The increasing prevalence and high hospitalization rates make atrial fibrillation (AF) a significant healthcare strain. However, there are limited data regarding the length of hospital stay (LOS) of AF patients. Our purpose was to determine the main drivers of extended LOS of AF patients.
All AF patients, hospitalized consecutively in a tertiary cardiology center, from January 2018 to February 2020 were included in this retrospective cohort study. Readmissions were excluded. Prolonged LOS was defined as more than seven days (the upper limit of the third quartile).
Our study included 949 AF patients, 52.9% females. The mean age was 72.5 ± 10.3 years. The median LOS was 4 days. A total of 28.7% had an extended LOS. Further, 82.9% patients had heart failure (HF). In multivariable analysis, the independent predictors of extended LOS were: acute coronary syndromes (ACS) (HR 4.60, 95% CI 1.66-12.69), infections (HR 2.61, 95% CI 1.44-3.23), NT-proBNP > 1986 ng/mL (HR 1.96, 95% CI 1.37-2.82), acute decompensated HF (ADHF) (HR 1.76, 95% CI 1.23-2.51), HF with reduced ejection fraction (HFrEF) (HR 1.69, 95% CI 1.15-2.47) and the HAS-BLED score (HR 1.42, 95% CI 1.14-1.78).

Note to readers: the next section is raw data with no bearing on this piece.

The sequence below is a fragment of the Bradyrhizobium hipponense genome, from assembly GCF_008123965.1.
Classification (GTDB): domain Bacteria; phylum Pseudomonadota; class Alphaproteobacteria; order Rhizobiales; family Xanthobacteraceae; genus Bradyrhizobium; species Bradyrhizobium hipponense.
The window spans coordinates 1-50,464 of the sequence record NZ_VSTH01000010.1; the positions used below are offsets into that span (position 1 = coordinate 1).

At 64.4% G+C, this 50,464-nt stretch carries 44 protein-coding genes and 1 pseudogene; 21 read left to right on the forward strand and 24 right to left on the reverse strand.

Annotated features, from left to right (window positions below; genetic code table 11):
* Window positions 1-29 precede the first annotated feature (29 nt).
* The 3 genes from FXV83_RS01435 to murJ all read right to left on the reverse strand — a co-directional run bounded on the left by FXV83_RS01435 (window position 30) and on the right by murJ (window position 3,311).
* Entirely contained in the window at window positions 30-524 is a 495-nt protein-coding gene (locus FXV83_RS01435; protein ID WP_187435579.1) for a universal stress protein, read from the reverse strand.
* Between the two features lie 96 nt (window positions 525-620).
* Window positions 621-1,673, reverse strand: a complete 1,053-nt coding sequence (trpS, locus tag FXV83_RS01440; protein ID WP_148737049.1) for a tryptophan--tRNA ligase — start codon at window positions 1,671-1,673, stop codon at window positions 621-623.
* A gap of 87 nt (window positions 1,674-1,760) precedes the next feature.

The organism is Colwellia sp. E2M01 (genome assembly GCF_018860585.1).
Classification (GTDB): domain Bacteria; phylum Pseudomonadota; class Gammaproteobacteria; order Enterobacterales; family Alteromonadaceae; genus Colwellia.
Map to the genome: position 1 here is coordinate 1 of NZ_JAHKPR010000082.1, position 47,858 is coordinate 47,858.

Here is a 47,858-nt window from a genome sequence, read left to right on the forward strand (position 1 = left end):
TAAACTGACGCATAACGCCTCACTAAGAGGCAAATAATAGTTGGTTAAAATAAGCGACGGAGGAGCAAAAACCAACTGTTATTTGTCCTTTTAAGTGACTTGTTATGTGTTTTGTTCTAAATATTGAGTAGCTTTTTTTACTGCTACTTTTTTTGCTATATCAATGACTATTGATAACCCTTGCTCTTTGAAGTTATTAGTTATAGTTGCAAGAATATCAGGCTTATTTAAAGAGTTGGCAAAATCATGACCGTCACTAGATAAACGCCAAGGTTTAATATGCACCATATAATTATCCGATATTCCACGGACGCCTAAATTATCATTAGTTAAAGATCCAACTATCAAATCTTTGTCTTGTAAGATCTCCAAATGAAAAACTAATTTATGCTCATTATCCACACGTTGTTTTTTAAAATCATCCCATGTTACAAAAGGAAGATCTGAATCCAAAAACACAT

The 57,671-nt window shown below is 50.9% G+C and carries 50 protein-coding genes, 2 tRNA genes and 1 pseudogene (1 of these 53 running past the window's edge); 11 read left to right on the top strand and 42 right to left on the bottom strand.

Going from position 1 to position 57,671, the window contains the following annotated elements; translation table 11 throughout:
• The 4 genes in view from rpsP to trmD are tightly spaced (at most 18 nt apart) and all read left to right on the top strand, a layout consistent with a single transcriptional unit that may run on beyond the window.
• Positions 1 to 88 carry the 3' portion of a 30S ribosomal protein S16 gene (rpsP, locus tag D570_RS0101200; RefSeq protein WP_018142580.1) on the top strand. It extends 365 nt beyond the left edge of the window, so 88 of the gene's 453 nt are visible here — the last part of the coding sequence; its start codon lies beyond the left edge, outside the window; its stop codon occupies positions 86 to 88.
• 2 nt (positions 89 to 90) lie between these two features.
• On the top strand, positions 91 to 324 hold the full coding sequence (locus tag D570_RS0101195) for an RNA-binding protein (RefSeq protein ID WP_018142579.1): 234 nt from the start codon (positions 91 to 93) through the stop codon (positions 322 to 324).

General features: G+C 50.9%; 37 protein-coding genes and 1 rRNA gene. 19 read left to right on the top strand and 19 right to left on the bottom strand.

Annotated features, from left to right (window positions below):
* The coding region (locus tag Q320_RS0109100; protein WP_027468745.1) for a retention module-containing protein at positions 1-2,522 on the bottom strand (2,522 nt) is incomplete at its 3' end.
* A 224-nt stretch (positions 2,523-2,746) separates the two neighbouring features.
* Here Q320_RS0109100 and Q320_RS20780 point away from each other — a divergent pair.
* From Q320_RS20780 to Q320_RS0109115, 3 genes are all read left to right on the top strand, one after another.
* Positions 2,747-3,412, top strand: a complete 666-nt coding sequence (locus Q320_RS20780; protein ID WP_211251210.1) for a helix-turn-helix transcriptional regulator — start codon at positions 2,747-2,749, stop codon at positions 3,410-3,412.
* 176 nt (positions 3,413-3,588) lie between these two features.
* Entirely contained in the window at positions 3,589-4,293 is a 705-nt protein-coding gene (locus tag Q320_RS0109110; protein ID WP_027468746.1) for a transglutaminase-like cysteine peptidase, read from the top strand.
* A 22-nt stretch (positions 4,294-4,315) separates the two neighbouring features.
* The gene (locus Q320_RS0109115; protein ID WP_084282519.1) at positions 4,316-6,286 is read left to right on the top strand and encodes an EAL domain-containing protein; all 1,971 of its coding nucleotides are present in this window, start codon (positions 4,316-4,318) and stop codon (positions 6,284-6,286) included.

ACS, ADHF, HFrEF, increased NT-proBNP levels, infections and elevated HAS-BLED were independent predictors of extended LOS, while specific clinical or therapeutical AF characteristics were not.